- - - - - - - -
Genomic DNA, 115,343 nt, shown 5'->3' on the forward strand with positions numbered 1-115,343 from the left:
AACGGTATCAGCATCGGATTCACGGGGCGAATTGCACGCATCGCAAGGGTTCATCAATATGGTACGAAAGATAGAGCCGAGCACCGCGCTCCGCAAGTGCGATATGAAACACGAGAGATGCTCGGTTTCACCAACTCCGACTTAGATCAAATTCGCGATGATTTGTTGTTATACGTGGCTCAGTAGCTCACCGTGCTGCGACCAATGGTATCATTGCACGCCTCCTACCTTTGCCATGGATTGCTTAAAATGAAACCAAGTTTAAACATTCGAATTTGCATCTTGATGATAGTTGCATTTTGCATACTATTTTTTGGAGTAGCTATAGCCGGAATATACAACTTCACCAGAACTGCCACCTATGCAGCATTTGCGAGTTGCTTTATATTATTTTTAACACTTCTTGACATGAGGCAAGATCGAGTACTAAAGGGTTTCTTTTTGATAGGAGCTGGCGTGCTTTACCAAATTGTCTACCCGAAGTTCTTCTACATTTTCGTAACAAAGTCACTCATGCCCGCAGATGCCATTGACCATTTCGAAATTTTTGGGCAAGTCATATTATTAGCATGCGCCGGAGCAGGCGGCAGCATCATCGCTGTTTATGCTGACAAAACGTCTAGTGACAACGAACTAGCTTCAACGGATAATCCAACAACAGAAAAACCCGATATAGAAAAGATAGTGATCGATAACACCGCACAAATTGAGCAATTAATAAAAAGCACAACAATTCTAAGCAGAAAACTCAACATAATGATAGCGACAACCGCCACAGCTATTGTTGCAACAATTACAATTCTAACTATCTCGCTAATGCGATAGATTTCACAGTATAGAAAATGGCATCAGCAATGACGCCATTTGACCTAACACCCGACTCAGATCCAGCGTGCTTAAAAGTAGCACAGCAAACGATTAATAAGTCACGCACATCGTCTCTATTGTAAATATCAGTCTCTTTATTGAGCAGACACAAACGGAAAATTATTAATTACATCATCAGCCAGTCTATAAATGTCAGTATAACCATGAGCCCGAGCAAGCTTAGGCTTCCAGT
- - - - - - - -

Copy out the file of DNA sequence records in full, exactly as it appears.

Genomic DNA, 115,343 nt, shown 5'->3' on the forward strand with positions numbered 1-115,343 from the left:
AACGGTATCAGCATCGGATTCACGGGGCGAATTGCACGCATCGCAAGGGTTCATCAATATGGTACGAAAGATAGAGCCGAGCACCGCGCTCCGCAAGTGCGATATGAAACACGAGAGATGCTCGGTTTCACCAACTCCGACTTAGATCAAATTCGCGATGATTTGTTGTTATACGTGGCTCAGTAGCTCACCGTGCTGCGACCAATGGTATCATTGCACGCCTCCTACCTTTGCCATGGATTGCTTAAAATGAAACCAAGTTTAAACATTCGAATTTGCATCTTGATGATAGTTGCATTTTGCATACTATTTTTTGGAGTAGCTATAGCCGGAATATACAACTTCACCAGAACTGCCACCTATGCAGCATTTGCGAGTTGCTTTATATTATTTTTAACACTTCTTGACATGAGGCAAGATCGAGTACTAAAGGGTTTCTTTTTGATAGGAGCTGGCGTGCTTTACCAAATTGTCTACCCGAAGTTCTTCTACATTTTCGTAACAAAGTCACTCATGCCCGCAGATGCCATTGACCATTTCGAAATTTTTGGGCAAGTCATATTATTAGCATGCGCCGGAGCAGGCGGCAGCATCATCGCTGTTTATGCTGACAAAACGTCTAGTGACAACGAACTAGCTTCAACGGATAATCCAACAACAGAAAAACCCGATATAGAAAAGATAGTGATCGATAACACCGCACAAATTGAGCAATTAATAAAAAGCACAACAATTCTAAGCAGAAAACTCAACATAATGATAGCGACAACCGCCACAGCTATTGTTGCAACAATTACAATTCTAACTATCTCGCTAATGCGATAGATTTCACAGTATAGAAAATGGCATCAGCAATGACGCCATTTGACCTAACACCCGACTCAGATCCAGCGTGCTTAAAAGTAGCACAGCAAACGATTAATAAGTCACGCACATCGTCTCTATTGTAAATATCAGTCTCTTTATTGAGCAGACACAAACGGAAAATTATTAATTACATCATCAGCCAGTCTATAAATGTCAGTATAACCATGAGCCCGAGCAAGCTTAGGCTTCCAGT